Troopers and local law enforcement actively working to collect owed DNA.
The Alaska Department of Public Safety and our local and state law enforcement partners have begun collecting nearly 20,000 DNA samples that are lawfully owed to the State of Alaska. In August 2021, Governor Dunleavy announced the new initiative to collect all lawfully owed DNA that had been missed for a variety of reasons over the last 25 years.
Since August, the Alaska Department of Public Safety, Alaska Department of Corrections, and other law enforcement agencies in Alaska have worked together to define the process that will allow for the collection.
In November 2021, an official memorandum of understanding was established between the Alaska Department of Public Safety and Alaska Department of Corrections to collect owed DNA during the booking process at state correctional facilities. In addition, the Department of Corrections has compared their list of individuals that are currently in custody or are on probation, pretrial, or parole supervision to ensure that those individuals’ DNA has been collected in situations where required.
Beginning in January 2022, the Alaska Department of Public Safety updated the Alaska Public Safety Information Network (APSIN) to alert law enforcement anytime they have contact with an individual that currently owes DNA. This alert will enable the law enforcement officer to collect the owed DNA during the contact.
In addition, each local law enforcement agency has been provided a list of individuals who are believed to live within their area of responsibility to begin proactive efforts to collect owed DNA. This effort was initially delayed due to supply chain issues related to the swabs and collection kits that are also used for COVID-19 testing.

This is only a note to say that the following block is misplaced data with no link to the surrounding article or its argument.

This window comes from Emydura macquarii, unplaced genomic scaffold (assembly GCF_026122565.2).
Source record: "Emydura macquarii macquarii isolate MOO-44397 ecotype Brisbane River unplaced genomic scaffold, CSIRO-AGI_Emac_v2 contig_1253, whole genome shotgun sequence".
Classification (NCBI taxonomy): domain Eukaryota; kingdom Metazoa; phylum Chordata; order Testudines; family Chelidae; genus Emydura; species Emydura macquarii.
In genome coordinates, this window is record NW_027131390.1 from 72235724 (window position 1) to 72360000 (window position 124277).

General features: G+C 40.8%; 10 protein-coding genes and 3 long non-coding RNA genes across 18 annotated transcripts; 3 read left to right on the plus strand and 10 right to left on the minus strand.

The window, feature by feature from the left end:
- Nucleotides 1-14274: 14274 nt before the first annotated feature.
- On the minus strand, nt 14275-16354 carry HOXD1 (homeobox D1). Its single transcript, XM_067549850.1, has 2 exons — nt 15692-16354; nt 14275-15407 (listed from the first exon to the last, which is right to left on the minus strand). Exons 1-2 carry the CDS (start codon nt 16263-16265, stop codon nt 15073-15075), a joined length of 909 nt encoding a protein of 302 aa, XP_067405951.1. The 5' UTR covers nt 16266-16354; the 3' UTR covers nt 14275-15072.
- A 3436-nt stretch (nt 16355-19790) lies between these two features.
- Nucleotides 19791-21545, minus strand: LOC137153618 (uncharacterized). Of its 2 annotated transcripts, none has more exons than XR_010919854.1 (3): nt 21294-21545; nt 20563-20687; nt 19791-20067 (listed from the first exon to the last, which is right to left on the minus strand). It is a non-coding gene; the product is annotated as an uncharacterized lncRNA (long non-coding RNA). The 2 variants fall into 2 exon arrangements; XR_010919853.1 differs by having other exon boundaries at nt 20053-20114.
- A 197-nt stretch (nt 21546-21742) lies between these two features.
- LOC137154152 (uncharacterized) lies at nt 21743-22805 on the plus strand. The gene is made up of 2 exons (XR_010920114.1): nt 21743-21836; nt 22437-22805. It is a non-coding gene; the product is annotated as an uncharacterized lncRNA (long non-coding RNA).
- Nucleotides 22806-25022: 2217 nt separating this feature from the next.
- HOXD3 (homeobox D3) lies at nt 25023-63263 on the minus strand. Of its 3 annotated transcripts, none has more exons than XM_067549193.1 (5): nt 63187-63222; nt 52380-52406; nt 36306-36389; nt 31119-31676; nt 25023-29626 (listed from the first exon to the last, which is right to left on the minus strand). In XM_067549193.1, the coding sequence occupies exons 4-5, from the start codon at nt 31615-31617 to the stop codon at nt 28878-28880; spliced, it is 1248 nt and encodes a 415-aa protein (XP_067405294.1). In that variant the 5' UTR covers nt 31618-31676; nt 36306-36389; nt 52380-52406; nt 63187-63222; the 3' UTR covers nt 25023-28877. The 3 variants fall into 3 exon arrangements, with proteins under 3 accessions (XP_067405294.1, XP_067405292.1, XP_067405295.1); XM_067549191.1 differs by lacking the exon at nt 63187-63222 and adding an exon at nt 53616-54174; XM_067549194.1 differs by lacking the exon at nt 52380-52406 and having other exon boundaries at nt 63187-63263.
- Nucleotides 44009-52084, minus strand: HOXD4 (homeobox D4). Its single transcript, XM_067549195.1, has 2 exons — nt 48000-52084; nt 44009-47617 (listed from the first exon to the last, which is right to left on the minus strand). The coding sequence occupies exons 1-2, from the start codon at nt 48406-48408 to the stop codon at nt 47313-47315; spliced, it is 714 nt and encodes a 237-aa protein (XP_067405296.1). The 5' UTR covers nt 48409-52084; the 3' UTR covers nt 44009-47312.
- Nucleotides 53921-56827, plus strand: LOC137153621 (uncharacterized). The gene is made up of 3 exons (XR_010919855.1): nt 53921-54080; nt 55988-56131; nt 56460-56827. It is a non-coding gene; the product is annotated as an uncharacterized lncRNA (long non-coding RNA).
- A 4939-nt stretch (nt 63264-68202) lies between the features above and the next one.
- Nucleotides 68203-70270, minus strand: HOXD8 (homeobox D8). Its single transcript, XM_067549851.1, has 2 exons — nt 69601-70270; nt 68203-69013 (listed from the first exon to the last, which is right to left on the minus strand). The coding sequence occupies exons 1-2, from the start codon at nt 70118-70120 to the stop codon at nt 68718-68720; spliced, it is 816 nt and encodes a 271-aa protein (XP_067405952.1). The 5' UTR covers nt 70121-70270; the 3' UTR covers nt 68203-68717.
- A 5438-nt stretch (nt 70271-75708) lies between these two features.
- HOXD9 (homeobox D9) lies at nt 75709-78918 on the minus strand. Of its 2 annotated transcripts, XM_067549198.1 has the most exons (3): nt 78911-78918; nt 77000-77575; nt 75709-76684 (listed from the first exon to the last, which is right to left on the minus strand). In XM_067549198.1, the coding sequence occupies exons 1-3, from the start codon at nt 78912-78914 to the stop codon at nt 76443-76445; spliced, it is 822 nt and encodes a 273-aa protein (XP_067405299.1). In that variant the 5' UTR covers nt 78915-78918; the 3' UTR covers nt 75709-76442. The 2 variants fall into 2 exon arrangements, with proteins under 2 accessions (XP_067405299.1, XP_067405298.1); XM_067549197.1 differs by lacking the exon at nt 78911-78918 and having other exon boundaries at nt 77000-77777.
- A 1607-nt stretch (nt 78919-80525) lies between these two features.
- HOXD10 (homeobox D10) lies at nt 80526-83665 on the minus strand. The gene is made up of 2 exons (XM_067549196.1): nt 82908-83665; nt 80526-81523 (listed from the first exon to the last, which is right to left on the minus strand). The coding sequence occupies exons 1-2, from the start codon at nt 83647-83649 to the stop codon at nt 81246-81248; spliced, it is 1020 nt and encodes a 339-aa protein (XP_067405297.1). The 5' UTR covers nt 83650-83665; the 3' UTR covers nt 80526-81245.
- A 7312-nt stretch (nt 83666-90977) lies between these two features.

Between the efforts of local and state law enforcement along with the Department of Corrections approximately 425 owed DNA samples have been collected from the owed DNA identified in August 2021.
“Today, we’re making progress with the first 425 DNA samples newly collected from people who were arrested or convicted of crimes like assault, robbery, murder, and manslaughter,” said Alaska Governor Mike Dunleavy. “There’s no question that DNA evidence is an indispensable tool in the fight for justice. Collecting it has been the hard part, and I am grateful for the Troopers, Correctional Officers, Police Officers, and Probation Officers that are helping close this decades-old gap in an effort to make our state safer.”
“Collecting DNA that has been owed for decades will take time, but the Alaska Department of Public Safety, as well as our local and state law enforcement partners, are committed to ensuring that the law is followed and this DNA is collected,” said Alaska Department of Public Safety Commissioner James Cockrell. “This initiative will ensure that our DNA databases are up to date to not only ensure that offenders are properly identified, but also to help solve cold cases and other crimes that will bring closure to survivors.”
Alaskans that were arrested or convicted for certain crimes starting in 1995 that did not submit DNA upon arrest may be required to submit their DNA; they can visit https://dps.alaska.gov/dnacheck to check if they have missing DNA. Individuals that believe that their DNA is currently owed to the State of Alaska can report to their nearest Alaska State Trooper post or local police department during normal business hours to submit their DNA.